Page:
For some reality television programmes, much more challenging real-life situations have begun to come to bear on the otherwise managed and edited world of TV.
Life injects reality into reality TV
So you can swallow exotic insects, belt out power ballads and backstab unsuspecting housemates with the best of them. Impressive credentials - but if you think that's all there is to being a reality star, you're about a decade too late.
As more shows about real housewives, real hoarders and real rich kids debut and renew, reality stardom is increasingly interrupted by real life - mental illness, health scares and even death. The genre that was once escapist entertainment is morphing into unscripted, and often uncomfortable, drama. A participant needs to be pretty strong to stick it out.
Take Giuliana Rancic. When the E! News host and her husband Bill scored their own reality show, Giuliana and Bill, in 2009, the newlyweds couldn't have anticipated what the cameras would capture over the next few years: infertility, a miscarriage and now, breast cancer.
Rancic revealed her cancer diagnosis last week on the Today show and underwent surgery the following day. She expects to return to work this week, but still has weeks of radiation therapy ahead of her. It's not clear how much of Rancic's ordeal will be broadcast on Giuliana and Bill - but if the fact that Bill provided hospital pictures to People magazine is any indication, she isn't planning to shy away from it.
Reality stars have handled real life in a variety of ways. There's Playboy cover girl Kendra Wilkinson, who addressed her battle with postpartum depression in a tell-all book, but kept it largely out of her reality show. And then there's Britain's Jade Goody.
Goody was a two-time veteran of the UK's Big Brother series, who parlayed her wild-child appeal into tabloid cred and very real wealth. But when she joined an Indian version of Big Brother in August 2008, she received shocking news on her second day on the set. They broke it to her on camera: she had cervical cancer. Goody returned to Britain for treatment, which she agreed to have documented in a spin-off, Living with Jade. She died in March 2009.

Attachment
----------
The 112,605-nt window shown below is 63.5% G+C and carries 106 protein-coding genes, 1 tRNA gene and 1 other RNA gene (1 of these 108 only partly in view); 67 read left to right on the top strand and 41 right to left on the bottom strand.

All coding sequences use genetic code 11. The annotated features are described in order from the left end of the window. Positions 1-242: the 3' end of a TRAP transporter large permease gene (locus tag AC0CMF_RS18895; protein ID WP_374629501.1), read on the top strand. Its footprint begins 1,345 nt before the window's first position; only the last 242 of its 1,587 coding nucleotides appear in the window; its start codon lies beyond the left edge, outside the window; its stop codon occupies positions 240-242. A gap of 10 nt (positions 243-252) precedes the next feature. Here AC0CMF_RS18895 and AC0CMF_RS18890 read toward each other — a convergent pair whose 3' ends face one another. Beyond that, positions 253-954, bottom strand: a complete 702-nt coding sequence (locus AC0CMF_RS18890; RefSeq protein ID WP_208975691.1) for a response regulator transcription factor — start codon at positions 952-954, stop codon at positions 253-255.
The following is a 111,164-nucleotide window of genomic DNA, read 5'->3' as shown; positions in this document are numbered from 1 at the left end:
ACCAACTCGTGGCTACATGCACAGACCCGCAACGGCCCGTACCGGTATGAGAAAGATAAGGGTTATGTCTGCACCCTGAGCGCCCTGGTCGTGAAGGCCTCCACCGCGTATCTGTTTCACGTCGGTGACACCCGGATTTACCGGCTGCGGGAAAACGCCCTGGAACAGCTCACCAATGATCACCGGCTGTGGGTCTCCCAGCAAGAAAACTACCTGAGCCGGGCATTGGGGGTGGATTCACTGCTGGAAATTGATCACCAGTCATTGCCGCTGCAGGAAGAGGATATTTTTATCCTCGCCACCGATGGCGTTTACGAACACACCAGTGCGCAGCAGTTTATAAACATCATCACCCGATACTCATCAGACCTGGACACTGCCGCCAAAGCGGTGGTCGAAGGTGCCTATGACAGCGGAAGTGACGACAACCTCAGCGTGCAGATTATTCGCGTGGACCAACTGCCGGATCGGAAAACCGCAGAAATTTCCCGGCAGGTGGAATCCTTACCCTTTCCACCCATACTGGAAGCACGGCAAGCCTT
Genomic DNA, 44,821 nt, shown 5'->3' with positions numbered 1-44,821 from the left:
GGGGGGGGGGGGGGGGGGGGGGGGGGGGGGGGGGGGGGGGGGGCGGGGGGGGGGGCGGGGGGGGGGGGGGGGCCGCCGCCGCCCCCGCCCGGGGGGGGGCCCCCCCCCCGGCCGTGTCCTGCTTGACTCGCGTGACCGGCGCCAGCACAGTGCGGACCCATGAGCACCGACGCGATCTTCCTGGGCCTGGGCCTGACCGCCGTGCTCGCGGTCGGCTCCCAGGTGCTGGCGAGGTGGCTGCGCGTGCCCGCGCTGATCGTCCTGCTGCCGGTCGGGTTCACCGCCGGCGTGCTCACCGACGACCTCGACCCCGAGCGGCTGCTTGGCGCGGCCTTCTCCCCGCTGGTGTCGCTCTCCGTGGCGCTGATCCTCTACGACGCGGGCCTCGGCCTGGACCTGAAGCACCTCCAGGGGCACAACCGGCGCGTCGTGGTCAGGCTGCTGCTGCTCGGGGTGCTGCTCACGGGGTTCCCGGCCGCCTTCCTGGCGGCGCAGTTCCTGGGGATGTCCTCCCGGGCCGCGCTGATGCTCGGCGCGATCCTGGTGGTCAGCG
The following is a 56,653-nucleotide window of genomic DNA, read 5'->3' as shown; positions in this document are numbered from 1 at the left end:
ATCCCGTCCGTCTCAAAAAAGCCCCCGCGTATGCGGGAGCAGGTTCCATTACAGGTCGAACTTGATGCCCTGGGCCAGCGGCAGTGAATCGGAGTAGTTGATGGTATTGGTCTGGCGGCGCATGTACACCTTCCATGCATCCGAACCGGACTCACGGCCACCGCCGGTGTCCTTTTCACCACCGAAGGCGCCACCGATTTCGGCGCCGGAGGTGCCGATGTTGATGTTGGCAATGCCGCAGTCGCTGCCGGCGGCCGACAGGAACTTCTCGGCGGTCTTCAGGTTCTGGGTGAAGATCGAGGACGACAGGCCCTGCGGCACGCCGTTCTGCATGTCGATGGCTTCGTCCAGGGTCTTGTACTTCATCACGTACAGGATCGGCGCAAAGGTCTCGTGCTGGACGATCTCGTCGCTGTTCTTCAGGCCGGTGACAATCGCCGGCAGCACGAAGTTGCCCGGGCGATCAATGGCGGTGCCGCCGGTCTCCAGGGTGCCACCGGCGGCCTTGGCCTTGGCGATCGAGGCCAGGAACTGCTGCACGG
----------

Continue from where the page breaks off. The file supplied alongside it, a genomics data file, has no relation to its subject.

There's a lot about reality TV that isn't real. Former participants, ex-producers and eyewitnesses have come forward to share insider titbits. Cast members are given call-sheets outlining their shooting schedule. Directors prompt them to do certain things. The footage is edited together in such a way that a conversation can be transformed into a confrontation.
Those details don't matter when viewers are watching a person face cancer on screen. The comment boards on fan websites are currently flooded with women proclaiming Rancic has inspired them to get mammograms. In the year after Goody died, a British report showed an additional 400,000 Britons went to get tested for cervical cancer. The country's health secretary declared that Goody's "bravery and openness" was going to save hundreds of lives.
But what about the participants? Yes, they're paid for their appearance - and then what?
This summer, The Real Housewives of Beverly Hills' Russell Armstrong committed suicide in the midst of his marriage breaking down on national television. The Bravo network announced it will air the season that leads up to his death, in addition to a special episode where the show's other participants will talk about how they feel about it.
National Public Radio's Linda Holmes addressed fans of the reality genre in an August blog post.
"If you want to watch some of this stuff, you have to live with the fact that it exploits emotionally charged situations and could easily cause psychological harm to people, whether it was responsible for what happened to Russell Armstrong or not," she wrote.
Then she proposed a code of ethics for producers. Among her suggestions: Participants should receive after-appearance counselling, be allowed to communicate with their friends and family and not be forced into repeat appearances.
Holmes isn't calling for an end to reality TV - that would be futile. It's popular and it's inexpensive to produce. Even if Jersey Shore's Snooki throws in the towel, there will be another slightly delusional 20-something willing to take her place for those 15 minutes of fame - whatever they might hold. But Holmes is asking for some ground rules.
The industry has been quiet on its troubles, but consider how Craig Gilbert, at age 85, is looking back on his role as the creator of An American Family, a 1970s documentary that caught the breakdown of a marriage on camera. Gilbert told The New Yorker in April this year that he still struggles with his role in what happened. "I've never resolved it. I didn't know what I had wrought. I still don't."